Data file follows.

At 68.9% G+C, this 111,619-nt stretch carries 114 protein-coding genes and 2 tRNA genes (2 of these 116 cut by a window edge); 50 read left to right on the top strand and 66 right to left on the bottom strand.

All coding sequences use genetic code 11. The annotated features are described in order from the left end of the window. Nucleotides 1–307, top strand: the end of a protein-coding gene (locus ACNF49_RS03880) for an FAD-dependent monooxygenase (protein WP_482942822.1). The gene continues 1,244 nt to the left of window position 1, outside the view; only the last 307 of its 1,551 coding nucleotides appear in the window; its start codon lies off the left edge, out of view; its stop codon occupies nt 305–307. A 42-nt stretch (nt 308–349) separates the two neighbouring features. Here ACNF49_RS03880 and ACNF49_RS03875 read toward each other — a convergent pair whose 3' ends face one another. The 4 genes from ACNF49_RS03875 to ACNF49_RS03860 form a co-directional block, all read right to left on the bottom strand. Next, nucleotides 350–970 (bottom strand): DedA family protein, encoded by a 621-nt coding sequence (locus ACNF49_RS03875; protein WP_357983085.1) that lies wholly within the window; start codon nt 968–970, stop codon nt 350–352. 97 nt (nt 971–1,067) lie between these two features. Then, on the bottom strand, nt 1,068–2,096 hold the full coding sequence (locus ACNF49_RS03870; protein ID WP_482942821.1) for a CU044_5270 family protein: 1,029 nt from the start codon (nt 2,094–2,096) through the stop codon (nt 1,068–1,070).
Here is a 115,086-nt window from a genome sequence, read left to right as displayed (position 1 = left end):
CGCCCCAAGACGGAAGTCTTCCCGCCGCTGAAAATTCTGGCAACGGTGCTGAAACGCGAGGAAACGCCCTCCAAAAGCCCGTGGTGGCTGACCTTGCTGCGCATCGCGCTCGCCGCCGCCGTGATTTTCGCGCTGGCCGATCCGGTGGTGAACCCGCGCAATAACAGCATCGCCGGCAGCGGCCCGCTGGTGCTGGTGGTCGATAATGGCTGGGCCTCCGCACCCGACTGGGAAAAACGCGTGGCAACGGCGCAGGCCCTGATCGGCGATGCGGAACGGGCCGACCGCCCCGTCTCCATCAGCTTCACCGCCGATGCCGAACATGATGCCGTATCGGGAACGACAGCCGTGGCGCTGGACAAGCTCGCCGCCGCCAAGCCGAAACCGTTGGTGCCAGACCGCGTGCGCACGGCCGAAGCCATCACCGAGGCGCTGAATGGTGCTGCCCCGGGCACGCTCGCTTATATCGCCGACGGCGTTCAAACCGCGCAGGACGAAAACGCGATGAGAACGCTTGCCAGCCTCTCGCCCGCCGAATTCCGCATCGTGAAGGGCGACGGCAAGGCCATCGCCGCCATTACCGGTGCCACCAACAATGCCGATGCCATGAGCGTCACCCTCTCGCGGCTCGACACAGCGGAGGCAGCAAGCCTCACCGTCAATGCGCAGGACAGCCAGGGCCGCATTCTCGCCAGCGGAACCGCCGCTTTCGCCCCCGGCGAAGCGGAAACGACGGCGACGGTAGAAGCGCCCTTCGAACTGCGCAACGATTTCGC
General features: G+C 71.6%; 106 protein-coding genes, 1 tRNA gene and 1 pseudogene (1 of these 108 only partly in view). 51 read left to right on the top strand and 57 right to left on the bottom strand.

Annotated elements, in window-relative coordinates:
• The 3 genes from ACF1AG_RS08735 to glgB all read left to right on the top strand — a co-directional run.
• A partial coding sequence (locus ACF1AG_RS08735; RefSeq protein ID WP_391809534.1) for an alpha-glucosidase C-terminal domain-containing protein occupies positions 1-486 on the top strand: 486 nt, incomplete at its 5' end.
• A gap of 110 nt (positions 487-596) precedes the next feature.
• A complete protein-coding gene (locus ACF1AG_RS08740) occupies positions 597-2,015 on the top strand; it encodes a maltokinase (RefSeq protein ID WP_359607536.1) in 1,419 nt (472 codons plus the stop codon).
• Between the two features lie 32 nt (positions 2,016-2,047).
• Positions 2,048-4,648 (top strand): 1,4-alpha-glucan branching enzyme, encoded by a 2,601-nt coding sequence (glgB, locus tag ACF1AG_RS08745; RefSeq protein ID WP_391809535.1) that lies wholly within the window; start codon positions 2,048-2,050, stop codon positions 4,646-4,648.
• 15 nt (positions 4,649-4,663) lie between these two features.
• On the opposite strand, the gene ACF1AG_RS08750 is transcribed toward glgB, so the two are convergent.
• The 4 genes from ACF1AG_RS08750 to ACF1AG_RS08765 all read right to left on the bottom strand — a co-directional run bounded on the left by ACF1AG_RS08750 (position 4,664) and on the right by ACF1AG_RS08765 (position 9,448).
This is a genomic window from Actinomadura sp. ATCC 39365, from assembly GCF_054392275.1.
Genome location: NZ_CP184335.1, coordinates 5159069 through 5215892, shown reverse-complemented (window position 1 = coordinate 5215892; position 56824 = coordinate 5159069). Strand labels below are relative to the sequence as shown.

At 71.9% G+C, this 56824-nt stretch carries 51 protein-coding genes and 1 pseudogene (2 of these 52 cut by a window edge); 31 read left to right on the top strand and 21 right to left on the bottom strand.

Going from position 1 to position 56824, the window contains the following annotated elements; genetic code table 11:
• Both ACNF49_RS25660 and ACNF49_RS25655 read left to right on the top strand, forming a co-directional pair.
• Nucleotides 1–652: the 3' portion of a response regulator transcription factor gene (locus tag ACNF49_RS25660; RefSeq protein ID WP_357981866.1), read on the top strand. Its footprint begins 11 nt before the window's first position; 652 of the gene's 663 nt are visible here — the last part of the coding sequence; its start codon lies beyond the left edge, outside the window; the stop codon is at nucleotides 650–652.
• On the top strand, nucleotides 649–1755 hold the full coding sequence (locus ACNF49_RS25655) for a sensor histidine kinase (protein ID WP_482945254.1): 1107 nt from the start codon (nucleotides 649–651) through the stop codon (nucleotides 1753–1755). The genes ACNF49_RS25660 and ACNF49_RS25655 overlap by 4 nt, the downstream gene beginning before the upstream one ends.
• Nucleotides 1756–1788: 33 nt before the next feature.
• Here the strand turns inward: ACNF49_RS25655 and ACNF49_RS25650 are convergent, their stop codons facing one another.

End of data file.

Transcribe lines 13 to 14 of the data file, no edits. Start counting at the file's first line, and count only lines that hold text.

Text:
• 15 nt (positions 4,649-4,663) lie between these two features.
• On the opposite strand, the gene ACF1AG_RS08750 is transcribed toward glgB, so the two are convergent.